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10.04.2017

Merkel could come to Moscow to talk about Ukraine. And about Poland?

German Chancellor Angela Merkel is leaving for Moscow - the Russian capital waiting for her 2 of May. This was announced last Saturday, 8 April, the German magazine Der Spiegel, on whose publication drew attention to the Polish edition, although not yet had time to comment on the news. A detail which lead German journalists, can not cause a reaction in Warsaw. Let us give them the Polish portal Dziennik.pl.

The decision of the Chancellor to meet with President Vladimir Putin at his home means a turn in her policy towards Russia, Der Spiegel believes. After all, until recently, Merkel believed that the condition for the visit should be "success in Ukraine and in Syria." Hence the visit of the Chancellor, who entered the struggle on the eve of the elections in September this year to the German Bundestag, not only an "unusual step", but also a testament to the serious concern of the head of the Cabinet with the international situation. Referring to sources in the German Foreign Ministry, the publication states that Berlin is afraid that the absence of determination from the US after the coming to power of President Donald Trump will allow Putin to feel strong enough to force the split of Ukraine. Accordingly, a huge loss for Merkel's reputation would be an agreement between Washington and Moscow, which destroys the Minsk process, which the chancellor considers to be a significant merit.

In this situation, she could become an intermediary between Trump and Putin, given that at the recent meeting of the Chancellor and the US President in the United States, according to Der Spiegel, it was mainly about Ukraine. "The Office of the Federal Chancellor wants to force the Americans to return to the game," concludes the publication. "Because Kiev does not show the necessary flexibility without Washington's pressure." However, the visit to Moscow will be profitable for Merkel from the point of view of domestic policy, regardless of the results of negotiations with the Russian president. The Social Democratic Party of Germany plans during the election campaign in the Bundestag to attack the Chancellor for "hostile attitude" to Russia. In turn, as stated by the deputy parliamentary faction of the Social Democratic Party (SPD), Rolf Mutzenich, "we do not rush to the neck of Putin, but we rely on dialogue." Thus, the negotiations in Moscow alone will give Merkel grounds to tell his opponents in Germany that she "was trying to improve relations with the Kremlin."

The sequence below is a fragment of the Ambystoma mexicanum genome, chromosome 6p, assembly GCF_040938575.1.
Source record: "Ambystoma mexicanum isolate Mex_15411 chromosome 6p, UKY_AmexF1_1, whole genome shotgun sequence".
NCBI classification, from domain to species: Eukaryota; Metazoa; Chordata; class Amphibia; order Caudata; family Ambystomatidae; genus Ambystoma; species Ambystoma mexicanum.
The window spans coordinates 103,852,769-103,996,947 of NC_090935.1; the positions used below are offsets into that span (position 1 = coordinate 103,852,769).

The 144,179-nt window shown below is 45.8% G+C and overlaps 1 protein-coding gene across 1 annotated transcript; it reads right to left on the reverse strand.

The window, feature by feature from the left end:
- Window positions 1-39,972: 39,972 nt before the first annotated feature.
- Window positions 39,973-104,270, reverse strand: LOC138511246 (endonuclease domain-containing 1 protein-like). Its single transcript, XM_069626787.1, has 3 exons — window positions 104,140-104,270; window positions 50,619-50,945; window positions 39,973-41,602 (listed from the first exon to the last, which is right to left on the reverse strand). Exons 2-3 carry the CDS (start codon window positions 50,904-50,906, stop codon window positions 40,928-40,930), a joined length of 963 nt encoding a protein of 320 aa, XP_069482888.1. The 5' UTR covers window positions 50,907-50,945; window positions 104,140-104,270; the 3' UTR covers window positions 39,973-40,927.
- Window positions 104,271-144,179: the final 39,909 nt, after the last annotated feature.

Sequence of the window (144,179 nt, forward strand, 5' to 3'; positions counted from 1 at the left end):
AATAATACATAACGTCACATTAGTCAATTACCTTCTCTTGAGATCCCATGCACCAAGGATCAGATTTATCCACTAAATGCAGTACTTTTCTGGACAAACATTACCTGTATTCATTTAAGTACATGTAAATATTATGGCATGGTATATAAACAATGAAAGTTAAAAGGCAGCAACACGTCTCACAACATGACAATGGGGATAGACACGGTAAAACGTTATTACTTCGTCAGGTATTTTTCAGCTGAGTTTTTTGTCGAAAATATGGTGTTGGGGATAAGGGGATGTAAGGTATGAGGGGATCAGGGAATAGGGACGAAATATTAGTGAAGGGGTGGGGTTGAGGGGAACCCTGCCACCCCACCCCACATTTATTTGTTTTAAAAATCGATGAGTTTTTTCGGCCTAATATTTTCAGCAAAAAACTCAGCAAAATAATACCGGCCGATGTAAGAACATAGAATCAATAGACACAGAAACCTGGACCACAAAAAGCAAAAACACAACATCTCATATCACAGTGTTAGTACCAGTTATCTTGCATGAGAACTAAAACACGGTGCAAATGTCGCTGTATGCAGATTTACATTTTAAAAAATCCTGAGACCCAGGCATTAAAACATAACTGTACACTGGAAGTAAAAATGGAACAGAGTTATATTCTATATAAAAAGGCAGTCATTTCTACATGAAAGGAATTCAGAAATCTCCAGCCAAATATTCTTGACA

But equally, regardless of the outcome of the talks with the Russian president, the visit of the chancellor to Russia creates another unpleasant surprise for Polish diplomacy, which since the beginning of 2017 has too often missed sensitive attacks. The Middle East mosaicism and kaleidoscopy is now becoming a sign of the previously stable policy on the line Eastern Europe - Baltic - Russia. Warsaw, with its foreign policy conception inherited by the ruling party "Right and Justice" (PiS) from the era of Barack Obama and Hillary Clinton, all with great difficulty responds to new challenges. Poland's attempts to reach an agreement with Germany last time during the meeting of 7 February this year in Warsaw with Prime Minister Beata Shidlo, Polish President Andrzej Duda and PiS President Jaroslaw Kaczynski showed their "effectiveness" during the re-election of the President of the European Council. Recall that in March this position, contrary to the requirements of Poland, was re-elected its former Prime Minister Donald Tusk. And Warsaw itself has put itself in opposition to many countries of the European Union and the largest center-right European People's Party, which includes Christian-democratic and conservative parties and defends today the idea of ​​strengthening the EU.